Donald G. Bloesch, in The Last Things: Resurrection, Judgment, Glory (Downers Grove, Illinois: IVP Academic, 2004), 114, says, “In the history of the church the Christian teaching of the resurrection of the body has again and again been challenged by the mystical notion of the inherent immortality of the soul, which has its roots in Platonism and Neoplatonism.”
Emil Brunner, in Eternal Hope (London: Lutterworth Press, 1954), 100, says, “For the history of Western thought, the Platonic teaching of the immortality of the soul became of special significance. It penetrated so deeply into the thought of Western man because, although with certain modifications, it was assimilated by Christian theology and church teaching, was even declared by the Lateran Council of 1512 to be dogma, to contradict which was a heresy, and likewise from Calvin onwards it was assumed in post-Reformation Protestantism to be a part of Christian doctrine. Only recently, as a result of deepened understanding of the New Testament, have strong doubts arisen as to its compatibility with the Christian conception of the relation between God and man, and its essentially pre-Christian origin has been ever more emphasized.”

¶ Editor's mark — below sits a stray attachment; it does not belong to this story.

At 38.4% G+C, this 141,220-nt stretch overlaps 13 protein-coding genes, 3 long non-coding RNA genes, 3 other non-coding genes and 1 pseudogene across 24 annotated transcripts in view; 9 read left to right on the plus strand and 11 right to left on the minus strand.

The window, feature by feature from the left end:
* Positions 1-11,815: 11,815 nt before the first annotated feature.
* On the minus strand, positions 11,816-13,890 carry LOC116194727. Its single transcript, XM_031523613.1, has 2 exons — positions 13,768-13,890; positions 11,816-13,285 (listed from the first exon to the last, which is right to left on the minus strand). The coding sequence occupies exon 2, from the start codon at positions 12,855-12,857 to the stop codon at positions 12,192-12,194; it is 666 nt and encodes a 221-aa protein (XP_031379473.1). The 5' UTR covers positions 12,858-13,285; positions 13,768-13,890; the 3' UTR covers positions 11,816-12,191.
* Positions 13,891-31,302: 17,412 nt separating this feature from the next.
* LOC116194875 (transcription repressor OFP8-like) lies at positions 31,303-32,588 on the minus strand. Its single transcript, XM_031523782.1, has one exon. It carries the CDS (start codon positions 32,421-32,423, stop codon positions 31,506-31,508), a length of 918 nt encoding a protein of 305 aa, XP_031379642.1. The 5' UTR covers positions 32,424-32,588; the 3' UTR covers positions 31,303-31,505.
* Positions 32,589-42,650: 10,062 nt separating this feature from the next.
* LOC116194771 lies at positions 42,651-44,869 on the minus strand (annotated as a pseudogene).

He goes on to say, “That this dualistic conception of man does not correspond to the Christian outlook can be shown from various angles. The contrast stands out most clearly in the two following points. The effect of this Platonic dualism is not merely to make death innocuous but also to rob evil of its sting.” (p. 101 ).
“In the process there took place a substantial transformation of the New Testament hope of the end: it passed from being universal hope relevant to all mankind to being a personal hope relevant to the individual life.” (p. 133).